102-Year-Old Harlem Renaissance Dancer Sees Herself On Film For The First Time

102-Year-Old Harlem Renaissance Dancer Sees Herself On Film For The First Time

Alice Barker was a chorus dancer during the Harlem Renaissance and just celebrated her 102nd birthday, but she had never seen herself on film. Until now.

David Shuff met Barker while working with his therapy dog at the Bishop Henry B. Hucles Episcopal Nursing Home in Brooklyn, New York, according to a Reddit thread about the video.

"I knew Alice for several years -- my dog is a therapy dog and we visited her nursing home -- the recreation nurse and I always talked about how amazing it would be to find her films and show her," he wrote. "And we finally were able to!"

Mark Cantor of the Celluloid Improvisations Music Film Archive, which has preserved more than 4,000 separate performances, to get the "soundies" of Barker dancing as a young woman. This past fall, the group showed Barker her films for the very first time.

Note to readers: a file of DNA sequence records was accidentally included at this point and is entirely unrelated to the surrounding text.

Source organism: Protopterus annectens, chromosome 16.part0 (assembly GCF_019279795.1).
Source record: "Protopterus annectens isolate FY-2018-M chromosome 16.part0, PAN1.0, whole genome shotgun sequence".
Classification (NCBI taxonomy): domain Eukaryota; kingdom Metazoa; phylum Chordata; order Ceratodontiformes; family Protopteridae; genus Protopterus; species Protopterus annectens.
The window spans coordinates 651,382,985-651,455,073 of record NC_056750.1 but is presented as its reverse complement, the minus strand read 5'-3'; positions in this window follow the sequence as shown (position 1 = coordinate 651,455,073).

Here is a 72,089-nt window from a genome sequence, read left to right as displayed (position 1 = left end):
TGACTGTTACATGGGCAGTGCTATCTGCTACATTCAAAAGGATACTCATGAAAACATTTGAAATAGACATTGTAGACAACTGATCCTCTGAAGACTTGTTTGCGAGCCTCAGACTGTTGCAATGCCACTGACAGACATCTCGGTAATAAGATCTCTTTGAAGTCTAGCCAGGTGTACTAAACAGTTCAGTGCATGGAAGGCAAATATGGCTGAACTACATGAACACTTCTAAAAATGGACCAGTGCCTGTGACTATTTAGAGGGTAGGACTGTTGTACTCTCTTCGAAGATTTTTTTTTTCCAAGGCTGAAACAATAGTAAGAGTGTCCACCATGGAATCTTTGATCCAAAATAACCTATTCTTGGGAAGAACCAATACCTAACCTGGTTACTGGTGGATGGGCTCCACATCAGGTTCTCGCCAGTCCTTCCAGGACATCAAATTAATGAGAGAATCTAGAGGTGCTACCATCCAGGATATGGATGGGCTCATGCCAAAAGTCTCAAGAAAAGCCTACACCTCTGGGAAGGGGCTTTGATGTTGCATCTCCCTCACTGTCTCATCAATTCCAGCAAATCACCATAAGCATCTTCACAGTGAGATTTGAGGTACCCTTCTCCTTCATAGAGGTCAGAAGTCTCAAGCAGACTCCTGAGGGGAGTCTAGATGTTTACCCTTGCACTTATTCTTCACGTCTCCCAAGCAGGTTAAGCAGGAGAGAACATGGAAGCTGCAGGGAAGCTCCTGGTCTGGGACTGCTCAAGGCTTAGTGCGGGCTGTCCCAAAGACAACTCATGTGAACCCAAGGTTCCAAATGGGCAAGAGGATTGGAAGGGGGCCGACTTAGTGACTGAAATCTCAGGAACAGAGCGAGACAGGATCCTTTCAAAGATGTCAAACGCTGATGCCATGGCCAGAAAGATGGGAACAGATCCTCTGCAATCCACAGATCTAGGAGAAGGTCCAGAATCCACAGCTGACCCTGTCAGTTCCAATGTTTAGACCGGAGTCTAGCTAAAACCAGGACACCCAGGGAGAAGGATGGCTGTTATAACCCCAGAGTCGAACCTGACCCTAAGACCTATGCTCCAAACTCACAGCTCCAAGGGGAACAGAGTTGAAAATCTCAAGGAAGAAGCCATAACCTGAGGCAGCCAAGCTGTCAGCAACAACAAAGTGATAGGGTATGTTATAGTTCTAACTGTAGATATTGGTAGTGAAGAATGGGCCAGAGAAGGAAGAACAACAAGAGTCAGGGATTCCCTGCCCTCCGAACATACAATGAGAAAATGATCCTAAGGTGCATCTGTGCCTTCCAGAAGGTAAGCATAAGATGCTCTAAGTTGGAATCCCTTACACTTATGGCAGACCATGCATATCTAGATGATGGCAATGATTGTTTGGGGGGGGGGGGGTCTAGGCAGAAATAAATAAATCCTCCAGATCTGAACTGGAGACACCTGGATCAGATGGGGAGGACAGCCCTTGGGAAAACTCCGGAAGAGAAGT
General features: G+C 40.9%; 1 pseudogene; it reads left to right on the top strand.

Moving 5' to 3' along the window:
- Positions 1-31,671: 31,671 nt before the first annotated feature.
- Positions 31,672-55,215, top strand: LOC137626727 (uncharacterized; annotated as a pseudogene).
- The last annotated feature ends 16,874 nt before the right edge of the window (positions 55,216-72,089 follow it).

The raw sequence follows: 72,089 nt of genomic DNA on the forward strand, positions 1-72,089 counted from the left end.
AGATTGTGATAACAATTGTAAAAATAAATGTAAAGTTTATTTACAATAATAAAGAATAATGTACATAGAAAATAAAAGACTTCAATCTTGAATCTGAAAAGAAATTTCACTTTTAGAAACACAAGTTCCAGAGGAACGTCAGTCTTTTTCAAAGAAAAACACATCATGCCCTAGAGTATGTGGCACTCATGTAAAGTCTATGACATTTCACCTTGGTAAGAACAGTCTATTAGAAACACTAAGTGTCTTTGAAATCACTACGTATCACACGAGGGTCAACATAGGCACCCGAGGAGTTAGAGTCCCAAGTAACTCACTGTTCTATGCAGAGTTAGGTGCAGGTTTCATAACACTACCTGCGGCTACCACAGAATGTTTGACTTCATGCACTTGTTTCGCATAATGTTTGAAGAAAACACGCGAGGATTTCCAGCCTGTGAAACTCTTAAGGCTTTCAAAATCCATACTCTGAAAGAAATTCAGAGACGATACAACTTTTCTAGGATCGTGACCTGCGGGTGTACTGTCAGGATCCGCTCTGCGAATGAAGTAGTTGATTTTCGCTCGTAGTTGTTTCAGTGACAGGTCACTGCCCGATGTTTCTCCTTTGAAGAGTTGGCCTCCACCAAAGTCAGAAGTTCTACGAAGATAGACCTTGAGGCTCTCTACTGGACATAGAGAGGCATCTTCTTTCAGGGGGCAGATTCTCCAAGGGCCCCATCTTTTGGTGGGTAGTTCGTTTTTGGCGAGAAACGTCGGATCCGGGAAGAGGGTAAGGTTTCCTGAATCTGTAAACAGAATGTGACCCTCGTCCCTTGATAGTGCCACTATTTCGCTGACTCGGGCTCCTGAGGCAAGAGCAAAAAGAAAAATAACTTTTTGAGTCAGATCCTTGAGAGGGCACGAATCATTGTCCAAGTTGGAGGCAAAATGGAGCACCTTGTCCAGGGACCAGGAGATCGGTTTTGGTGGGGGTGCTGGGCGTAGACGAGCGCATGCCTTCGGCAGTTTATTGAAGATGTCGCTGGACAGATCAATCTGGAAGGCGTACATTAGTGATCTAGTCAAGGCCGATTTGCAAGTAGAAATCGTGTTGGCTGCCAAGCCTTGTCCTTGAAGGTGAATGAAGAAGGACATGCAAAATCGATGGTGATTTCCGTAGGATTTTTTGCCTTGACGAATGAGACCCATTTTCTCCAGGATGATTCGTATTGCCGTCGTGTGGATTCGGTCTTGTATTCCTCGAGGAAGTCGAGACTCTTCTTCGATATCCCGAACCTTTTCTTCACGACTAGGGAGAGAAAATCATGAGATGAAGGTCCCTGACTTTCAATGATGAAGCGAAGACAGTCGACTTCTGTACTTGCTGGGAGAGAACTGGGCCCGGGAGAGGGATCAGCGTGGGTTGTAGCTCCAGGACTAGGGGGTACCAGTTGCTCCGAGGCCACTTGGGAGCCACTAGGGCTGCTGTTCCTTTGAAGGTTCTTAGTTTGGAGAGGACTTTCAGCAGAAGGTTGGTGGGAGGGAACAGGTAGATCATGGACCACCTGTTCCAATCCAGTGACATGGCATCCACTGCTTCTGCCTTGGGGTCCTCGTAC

She was thrilled.


"[It's] making me wish I could get up out of this bed and do it all over again," she said.

Barker performed at iconic venues like the Apollo, Cotton Club and Zanzibar Club, alongside greats like Frank Sinatra and Bill "Bojangles" Robinson. Seeing the videos 80 years later reminded her of her love for dance.

"It's just fabulous to see these," she said, "and remember all these things that [were] happening. I used to often say to myself, 'I'm being paid to do something that I enjoy doing and I would do it for free,' because it just felt so good doing it. Because that music, you know? I'd just get carried away in it."

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